The Price to Play

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Pateel Koshkerian

Across all sports hours of dedication is needed from athletes to be their best.

Anush Melikyan, Business Manager

Constant soreness. Feeling overwhelmed. Extreme fatigue. Overuse injuries. 

Junior Hovany Nazaretian wakes up each day at 5:30 a.m. and drinks plenty of water before heading out the door. The sun has yet to rise.

As he arrives at the gate to the Glendale H.S at 5:45, he looks at his phone and realizes how early it is and how long of a day he has ahead of him. In any case, he knows that he needs to give practice his all today as the Nitros season is beginning soon.

“Morning practice definitely isn’t easy or fun . It can get super hard to go to practice, come back and get ready for school,” Nazaretian said. “But I love the sport, and even though it is a big commitment knowing that I’m showing up to practice with my teammates motivates me to keep showing up.”

Playing a sport in high school while balancing school work and social life is more challenging than perceived.

Student-athletes are asked to dedicate most days out of their week and free time to their sport, not even counting the time they put in during the off-season.

Athletes are not only expected to excel in their sport but academically as well to maintain their position on their team. The goal to meet these expectations adds an increased amount of stress on student-athletes. This can be further complicated because of the presence of various injuries and medical problems that come with being a student-athlete.

 The sheer amount of time spent on practices and conditioning alone is long enough and especially on days where there are games an athlete’s day can be much longer. “It is definitely challenging since practices range from two to four hours every day and then on game days it comes close to five to six hours a day so good time management skills are a must,” said Mikayel Hovasyan, a senior on the GHS varsity water polo team. “Over time you learn to manage your time but it can still be very stressful being a student-athlete.”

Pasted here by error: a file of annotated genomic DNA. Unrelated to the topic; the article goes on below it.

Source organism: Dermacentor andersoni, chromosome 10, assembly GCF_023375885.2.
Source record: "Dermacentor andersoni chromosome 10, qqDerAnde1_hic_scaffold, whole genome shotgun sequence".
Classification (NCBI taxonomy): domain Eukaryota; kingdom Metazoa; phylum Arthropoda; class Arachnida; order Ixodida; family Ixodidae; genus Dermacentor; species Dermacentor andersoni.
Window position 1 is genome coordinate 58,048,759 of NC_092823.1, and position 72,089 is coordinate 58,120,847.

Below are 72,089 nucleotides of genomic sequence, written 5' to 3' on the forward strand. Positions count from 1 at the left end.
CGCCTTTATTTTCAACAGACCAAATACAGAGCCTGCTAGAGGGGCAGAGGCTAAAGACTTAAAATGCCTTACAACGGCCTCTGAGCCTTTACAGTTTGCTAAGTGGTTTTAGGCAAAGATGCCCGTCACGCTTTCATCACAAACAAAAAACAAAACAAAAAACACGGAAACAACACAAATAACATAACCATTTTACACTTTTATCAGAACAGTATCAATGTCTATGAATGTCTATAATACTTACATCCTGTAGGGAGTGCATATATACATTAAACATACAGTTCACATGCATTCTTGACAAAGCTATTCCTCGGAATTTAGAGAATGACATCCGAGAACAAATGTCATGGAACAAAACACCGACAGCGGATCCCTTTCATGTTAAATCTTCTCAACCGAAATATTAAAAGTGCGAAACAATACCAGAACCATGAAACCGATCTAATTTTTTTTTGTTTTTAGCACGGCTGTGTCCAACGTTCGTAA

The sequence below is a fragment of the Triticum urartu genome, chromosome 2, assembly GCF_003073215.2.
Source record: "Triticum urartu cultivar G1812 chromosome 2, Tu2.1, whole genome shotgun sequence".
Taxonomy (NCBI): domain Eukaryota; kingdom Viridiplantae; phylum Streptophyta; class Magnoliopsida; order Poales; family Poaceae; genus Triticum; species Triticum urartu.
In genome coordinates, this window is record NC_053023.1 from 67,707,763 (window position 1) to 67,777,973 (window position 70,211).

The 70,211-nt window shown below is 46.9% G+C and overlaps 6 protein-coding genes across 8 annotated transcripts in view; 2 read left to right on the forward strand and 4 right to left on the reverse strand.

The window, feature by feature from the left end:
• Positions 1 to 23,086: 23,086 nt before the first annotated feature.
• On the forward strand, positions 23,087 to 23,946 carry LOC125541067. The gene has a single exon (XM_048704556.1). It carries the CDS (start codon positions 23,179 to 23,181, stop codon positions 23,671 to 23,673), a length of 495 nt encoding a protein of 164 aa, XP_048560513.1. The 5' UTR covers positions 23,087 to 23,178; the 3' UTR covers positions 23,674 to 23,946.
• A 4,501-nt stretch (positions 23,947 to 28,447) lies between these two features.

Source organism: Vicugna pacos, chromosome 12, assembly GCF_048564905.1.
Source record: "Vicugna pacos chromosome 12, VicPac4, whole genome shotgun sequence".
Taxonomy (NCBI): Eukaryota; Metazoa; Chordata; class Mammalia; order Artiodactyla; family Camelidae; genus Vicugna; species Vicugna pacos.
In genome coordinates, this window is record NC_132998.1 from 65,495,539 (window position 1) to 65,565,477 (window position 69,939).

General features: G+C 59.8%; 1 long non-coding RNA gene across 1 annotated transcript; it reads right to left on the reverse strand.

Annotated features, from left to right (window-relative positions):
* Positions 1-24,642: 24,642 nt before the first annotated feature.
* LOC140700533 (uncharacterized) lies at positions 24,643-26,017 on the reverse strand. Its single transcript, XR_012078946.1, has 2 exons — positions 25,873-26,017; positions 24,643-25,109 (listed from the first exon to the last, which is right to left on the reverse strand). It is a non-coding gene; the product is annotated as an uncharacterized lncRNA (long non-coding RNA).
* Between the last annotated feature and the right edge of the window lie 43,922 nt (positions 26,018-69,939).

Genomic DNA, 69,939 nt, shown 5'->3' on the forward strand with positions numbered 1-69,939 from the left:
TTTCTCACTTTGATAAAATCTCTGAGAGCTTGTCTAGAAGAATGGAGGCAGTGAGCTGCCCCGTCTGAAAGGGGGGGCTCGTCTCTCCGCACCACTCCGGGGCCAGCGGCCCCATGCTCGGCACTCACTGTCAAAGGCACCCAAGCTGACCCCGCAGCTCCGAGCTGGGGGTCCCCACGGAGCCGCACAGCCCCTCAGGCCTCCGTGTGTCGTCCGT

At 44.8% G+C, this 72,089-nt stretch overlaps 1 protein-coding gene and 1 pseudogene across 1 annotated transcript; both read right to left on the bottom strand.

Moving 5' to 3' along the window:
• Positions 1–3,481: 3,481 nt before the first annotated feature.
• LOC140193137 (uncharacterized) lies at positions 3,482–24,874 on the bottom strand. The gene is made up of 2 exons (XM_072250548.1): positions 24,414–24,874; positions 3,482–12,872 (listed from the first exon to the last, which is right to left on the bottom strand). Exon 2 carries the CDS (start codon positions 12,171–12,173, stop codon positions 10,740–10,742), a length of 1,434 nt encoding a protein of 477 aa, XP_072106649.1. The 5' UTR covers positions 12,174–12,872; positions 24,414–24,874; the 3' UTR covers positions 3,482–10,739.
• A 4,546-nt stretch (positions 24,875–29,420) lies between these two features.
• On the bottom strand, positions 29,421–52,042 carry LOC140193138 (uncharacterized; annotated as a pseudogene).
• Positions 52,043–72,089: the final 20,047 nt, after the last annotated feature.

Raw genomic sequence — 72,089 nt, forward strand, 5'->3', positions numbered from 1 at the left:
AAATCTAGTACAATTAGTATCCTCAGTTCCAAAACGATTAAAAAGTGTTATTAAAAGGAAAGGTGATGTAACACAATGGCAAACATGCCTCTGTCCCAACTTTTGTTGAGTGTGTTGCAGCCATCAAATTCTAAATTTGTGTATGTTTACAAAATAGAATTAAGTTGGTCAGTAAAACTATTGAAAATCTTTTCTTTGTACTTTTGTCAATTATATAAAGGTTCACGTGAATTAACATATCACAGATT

For freshman athletes, having to figure out high school and manage a sport can be a difficult transition.“As an athlete, time management is the most important skill for me. It can be so overwhelming to be able to manage time for family, time for homework” GHS Varsity Girls Basketball member freshman Aleek Khanamerian said. “I make sure to set my priorities so when I get back from practice school the first thing I focus on is school then other priorities.”

Athletics is a way to help prepare students for life. Passion around a chosen sport, connection to coaches and teammates, striving for personal goals, and meeting high expectations are factors that play into being a triumphant athlete or a stumble in the road, which too often can cause anxiety and depression in athletes. In a study conducted by Ohio University, 5% to 10% of active athletes experience tremendous stress, and 20% percent experience anxiety before games. This tremendous amount of stress can come from the high expectations that coaches and parents may have and the desire athletes have to please coaches and parents. 

Sophomore Samantha Talbot is part of Crescenta Valley’s Cross country and track team. Talbot too often feels the pressure of having to balance a full day of school and hours of practice. “Some days I feel so stressed because practice, especially for two sports, takes up a lot of my day, Talbot said. “I also find that before big games or competitions anxiety builds up and I can’t properly focus on schoolwork when negative thoughts about my performance build up.” Talbot sometimes feels that her performance needs to be perfect just because she has been participating in the sport since before elementary school. 

Sella Koshkerian plays basketball on GHS’s varsity team and she finds that a major cause of stress for her idea is that there is no room for mistakes. “I try not to focus on negative thoughts like not performing well because managing my time between school, sports, family, and friends is stressful enough and negative thoughts add unnecessary stress,” Koshkerian said. “I do my best to remain calm and if I ever do need help my coach and teammates are always there to help.